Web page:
How to react to the unexpected

How to react to the unexpected

How to react to the unexpected

The Brexit vote took a lot of us by surprise; not many people predicted how the dice would roll. What impressed me though was those businesses who monitored the impact the Brexit outcome was having on their customers, and by the end of the first day, already had a plan to implement and mitigate the potential negative impacts.

So, let’s learn from them and see how your business can react to the unexpected:

First, scan your market place

Take the time to analyse what is going on. Think about:

  • how does this impact your current customer base?
  • how does it impact your prospective clients?
  • how are they reacting, right now?
  • how will they be reacting in the future?
  • what are their primary emotions?

Build up a picture of their thoughts, concerns and issues right now and in the future. Base it on quick research – reading the news, looking at social media, talking to similar businesses to your own, noting trends in your business etc. Do remember to look at emotional concerns too – fear and anger are powerful and need to be taken into account.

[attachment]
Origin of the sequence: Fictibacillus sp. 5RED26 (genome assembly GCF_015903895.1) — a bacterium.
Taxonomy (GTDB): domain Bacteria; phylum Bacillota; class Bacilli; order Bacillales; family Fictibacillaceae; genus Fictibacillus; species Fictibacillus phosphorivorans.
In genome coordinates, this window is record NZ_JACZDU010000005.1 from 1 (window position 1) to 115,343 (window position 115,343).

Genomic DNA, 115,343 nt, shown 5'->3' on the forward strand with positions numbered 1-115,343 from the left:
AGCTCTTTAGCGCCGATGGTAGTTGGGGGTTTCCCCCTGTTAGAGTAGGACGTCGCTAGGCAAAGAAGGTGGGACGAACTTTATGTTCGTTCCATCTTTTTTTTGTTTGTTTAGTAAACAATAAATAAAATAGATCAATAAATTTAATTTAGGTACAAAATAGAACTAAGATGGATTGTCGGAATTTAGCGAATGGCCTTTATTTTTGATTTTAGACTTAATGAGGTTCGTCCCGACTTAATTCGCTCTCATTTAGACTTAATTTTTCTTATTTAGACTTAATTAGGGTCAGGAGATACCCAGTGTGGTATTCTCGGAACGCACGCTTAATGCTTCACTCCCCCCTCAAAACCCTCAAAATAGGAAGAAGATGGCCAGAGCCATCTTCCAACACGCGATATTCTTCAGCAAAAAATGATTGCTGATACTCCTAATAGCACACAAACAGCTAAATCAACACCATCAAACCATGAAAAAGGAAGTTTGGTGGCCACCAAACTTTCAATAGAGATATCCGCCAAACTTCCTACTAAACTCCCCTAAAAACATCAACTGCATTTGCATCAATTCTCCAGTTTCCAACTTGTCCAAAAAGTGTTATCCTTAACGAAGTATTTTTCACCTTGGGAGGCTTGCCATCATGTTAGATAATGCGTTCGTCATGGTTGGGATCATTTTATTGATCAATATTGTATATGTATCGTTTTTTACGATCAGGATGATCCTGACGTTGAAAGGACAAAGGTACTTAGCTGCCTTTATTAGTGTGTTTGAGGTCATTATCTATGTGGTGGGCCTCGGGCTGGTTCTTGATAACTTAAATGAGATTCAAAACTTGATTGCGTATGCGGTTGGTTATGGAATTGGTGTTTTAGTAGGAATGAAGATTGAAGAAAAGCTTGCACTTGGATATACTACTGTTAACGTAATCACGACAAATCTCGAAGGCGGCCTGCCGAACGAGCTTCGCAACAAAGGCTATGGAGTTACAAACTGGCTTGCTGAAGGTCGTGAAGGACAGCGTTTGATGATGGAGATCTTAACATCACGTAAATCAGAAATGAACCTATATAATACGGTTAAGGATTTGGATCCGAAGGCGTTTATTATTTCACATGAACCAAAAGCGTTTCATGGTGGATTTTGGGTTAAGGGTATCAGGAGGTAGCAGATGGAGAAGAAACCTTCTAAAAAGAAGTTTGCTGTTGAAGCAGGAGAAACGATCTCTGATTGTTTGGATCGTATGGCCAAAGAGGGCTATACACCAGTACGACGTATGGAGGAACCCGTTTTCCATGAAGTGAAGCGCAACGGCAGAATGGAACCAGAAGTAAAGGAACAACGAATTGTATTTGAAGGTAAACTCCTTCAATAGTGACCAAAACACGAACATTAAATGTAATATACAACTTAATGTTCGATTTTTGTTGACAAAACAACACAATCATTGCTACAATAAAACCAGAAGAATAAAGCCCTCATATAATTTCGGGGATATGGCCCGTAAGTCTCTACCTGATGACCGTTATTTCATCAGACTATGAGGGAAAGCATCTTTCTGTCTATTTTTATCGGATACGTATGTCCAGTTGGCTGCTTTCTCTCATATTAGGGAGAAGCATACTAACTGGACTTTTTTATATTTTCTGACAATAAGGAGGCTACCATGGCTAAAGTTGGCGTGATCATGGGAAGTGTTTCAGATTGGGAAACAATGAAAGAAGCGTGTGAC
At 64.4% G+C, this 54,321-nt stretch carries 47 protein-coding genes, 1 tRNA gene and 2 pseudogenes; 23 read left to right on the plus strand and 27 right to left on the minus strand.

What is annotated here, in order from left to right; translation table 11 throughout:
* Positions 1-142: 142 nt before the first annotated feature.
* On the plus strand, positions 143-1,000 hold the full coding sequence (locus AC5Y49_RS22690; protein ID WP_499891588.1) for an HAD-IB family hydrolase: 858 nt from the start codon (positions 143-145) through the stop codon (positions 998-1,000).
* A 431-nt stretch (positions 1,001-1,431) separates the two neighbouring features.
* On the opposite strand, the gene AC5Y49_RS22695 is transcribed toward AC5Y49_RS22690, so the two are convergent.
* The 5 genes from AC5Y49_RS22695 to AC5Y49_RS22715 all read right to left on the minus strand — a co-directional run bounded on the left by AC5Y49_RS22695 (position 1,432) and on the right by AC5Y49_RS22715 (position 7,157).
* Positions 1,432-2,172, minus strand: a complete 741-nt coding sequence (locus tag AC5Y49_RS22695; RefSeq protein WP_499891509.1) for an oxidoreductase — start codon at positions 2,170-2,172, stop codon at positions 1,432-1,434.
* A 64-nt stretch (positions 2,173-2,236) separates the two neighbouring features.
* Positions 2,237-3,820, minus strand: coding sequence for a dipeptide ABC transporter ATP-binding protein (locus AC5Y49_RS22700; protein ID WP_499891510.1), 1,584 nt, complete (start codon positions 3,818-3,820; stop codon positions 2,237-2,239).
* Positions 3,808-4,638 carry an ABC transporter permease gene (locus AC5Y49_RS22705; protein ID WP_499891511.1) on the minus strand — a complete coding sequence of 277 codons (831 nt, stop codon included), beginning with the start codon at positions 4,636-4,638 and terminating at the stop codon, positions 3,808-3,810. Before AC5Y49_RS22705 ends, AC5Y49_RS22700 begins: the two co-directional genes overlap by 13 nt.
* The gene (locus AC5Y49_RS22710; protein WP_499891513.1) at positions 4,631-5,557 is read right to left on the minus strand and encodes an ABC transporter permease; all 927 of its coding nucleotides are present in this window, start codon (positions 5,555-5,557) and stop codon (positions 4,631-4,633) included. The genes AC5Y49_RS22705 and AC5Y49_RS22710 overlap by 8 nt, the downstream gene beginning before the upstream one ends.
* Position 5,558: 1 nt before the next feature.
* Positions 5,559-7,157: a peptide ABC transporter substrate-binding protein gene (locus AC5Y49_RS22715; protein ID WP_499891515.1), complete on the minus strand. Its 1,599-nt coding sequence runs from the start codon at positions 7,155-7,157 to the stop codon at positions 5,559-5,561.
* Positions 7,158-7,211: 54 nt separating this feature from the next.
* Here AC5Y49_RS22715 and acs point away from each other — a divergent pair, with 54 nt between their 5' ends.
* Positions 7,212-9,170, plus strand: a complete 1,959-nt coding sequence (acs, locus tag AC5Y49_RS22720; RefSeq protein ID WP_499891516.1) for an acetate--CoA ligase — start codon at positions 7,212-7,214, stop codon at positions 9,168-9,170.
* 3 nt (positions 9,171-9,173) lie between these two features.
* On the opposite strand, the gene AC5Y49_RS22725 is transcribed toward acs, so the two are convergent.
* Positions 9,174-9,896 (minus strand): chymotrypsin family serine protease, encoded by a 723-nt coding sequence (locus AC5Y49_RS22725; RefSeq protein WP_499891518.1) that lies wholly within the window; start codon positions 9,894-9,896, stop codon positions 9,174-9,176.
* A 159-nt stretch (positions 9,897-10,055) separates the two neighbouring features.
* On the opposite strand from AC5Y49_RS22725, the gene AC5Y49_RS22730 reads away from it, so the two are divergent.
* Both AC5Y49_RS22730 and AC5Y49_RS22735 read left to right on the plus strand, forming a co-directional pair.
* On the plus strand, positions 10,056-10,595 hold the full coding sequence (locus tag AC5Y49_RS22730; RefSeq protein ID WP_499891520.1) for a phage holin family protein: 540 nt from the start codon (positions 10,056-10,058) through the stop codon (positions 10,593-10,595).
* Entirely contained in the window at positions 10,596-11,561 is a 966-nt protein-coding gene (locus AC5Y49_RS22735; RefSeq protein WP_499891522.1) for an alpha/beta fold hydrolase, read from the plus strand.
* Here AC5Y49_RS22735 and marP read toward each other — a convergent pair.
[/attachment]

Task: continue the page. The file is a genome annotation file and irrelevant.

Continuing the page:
As well as thinking about your current customers, look at other segments in your market place – the clients whose needs you could serve but currently don’t. They might be in a different geographic location, have a different budget spend, or a different attitude to purchasing (eg they don’t like risk so always choose big brands). Consider:

  • who are the people, who are potential clients, that are less affected by this change?
  • who will have to change their buying behaviour now? how?
  • where are they?
  • what do you need to do to reach them?
  • do you now have an opportunity to reach them?

Add this information to your customer profiles and keep adding to it as events unfold.

 

Next, think about how you can help them

Now that circumstances have changed, what opportunities do you have to help customers and potential customers?

In the first instance, can you:

  • give an honest message of reassurance e.g. “Times are uncertain, however, we’re still here…”
  • provide a useful insight into the situation?